Novel examines early days of AIDS crisis in Chicago
Author Rebecca Makkai discusses her work at RSF Literary Society event
When Rebecca Makkai set out to write her third novel, “The Great Believers,” she had a much different book in mind than the one she ended up publishing in 2018.
Her first thought was to tell the story of a Nora, a young American woman who lived in Paris during the 1920s, where she immersed herself in the city’s art scene and served as both a muse and model for several painters.
But as Makkai began researching and writing the book – which took four years - the novel evolved to encompass not only the young woman’s story, but Chicago of the mid-1980s and early 1990s, during the early days of the AIDS crisis. Instead of one main character, there were three – Nora; Yale Tishman, a gay man caught up in the devastating epidemic; and Fiona, Yale’s friend and the sister of an AIDS victim who goes to Paris in 2015 to search for her estranged daughter.
“(Writing) is a process of discovery. Surprising yourself is always a lovely thing,” said Makkai, the featured speaker at the Feb. 11 meeting of the Rancho Santa Fe Literary Society, held at the Fairmont Grand Del Mar resort.
In one strand of the story, in 1985, Nora contacts Yale, who works as development director at a university art gallery, when she decides to bequeath her art collection to the gallery. That tale is set against the backdrop of the unfolding AIDS crisis, as Yale’s friends and acquaintances succumb to the disease.
Interspersed between Yale’s story is that of Fiona, who travels to Paris to find her daughter, who had joined a cult. Along the way, Fiona reflects on what she has lost – from her brother, Nico, to many other young men she had known.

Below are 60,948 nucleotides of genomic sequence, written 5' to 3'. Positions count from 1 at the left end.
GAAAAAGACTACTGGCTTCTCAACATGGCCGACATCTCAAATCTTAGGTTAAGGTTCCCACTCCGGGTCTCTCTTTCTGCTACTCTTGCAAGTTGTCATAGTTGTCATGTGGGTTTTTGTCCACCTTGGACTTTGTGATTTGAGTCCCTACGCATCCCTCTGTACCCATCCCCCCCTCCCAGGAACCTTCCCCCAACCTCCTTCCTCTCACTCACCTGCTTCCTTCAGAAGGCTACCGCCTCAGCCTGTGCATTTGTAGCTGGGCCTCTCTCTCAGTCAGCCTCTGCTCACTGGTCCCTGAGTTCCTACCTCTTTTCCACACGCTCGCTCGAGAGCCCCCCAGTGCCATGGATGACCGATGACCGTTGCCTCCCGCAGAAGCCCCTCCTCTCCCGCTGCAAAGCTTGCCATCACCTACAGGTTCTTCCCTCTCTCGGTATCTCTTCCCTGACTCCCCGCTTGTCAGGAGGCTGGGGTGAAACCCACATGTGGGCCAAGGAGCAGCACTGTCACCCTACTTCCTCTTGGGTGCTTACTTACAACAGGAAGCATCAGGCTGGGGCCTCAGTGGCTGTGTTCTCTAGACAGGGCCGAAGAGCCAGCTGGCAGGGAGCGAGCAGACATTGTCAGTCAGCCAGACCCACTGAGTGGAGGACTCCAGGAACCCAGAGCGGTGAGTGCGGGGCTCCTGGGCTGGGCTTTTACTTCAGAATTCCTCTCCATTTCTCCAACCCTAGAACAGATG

“Thirty years,” thought Fiona. “How could it possibly have been 30 years? But that was just the start of the worst time, when the entire city she’d known was turning into lesions and echoing coughs and the ropy fossils of limbs. And although it made no sense at all, she’d never fully been able to shake the ridiculous, narcissistic feeling that the whole epidemic was somehow her fault.
“She had so much guilt about so many of them – the ones she wished she’d talked into getting tested sooner, the ones she might have gone back in time to keep from going out on a particular night (“Let’s agree that we know this is illogical,” her shrink said), the ones she might have done more for when they got sick,” Makkai wrote.
In researching the book, Makkai did a lot of reading, both about the AIDS crisis in general and Chicago, where she grew up and now lives with her husband and two daughters. Among her sources was the archive of the Windy City Times, a newspaper focused on the city’s LGBTQ community.
She also interviewed people with first-hand knowledge, such as doctors and nurses, activists, academics, survivors and those who lost loved ones. She felt a duty, she said, to portray the crisis in a way that was both factually accurate and true to the experiences of those who lived it.
“I was writing about a population I don’t belong to,” she said. “It was not a book in which I could afford to make mistakes in tone or content.”
Although medical advances have allowed many people with HIV, the virus that causes AIDS, to live relatively normal lives, she said, the disease continues to be a serious health challenge, especially for those who lack access to life-saving drugs. Last year alone, she said, one million people died of AIDS across the globe.
Makkai said she is gratified that her book has found a mainstream audience. “The Great Believers” was a finalist for both the Pulitzer Prize and the National Book Award, and was also the 2019 selection for One Book, One San Diego, a community reading program sponsored by the San Diego city library.
“In the 90s, books like this would be in a different bookstore,” that catered primarily to the gay community, she said. “It’s lovely to see LGBTQ books being published in a way that 20 to 30 years ago you wouldn’t have seen.”
Makkai’s book The Great Believers also received the ALA Carnegie Medal and the LA Times Book Prize, among other honors. Makkai is on the MFA faculties of Sierra Nevada College and Northwestern University, and she is Artistic Director of StoryStudio Chicago. In addition, Makkai is the author of the story collection Music for Wartime, as well as the novels The Hundred-Year House and The Borrower.
For more information, visit rebeccamakkai.com.
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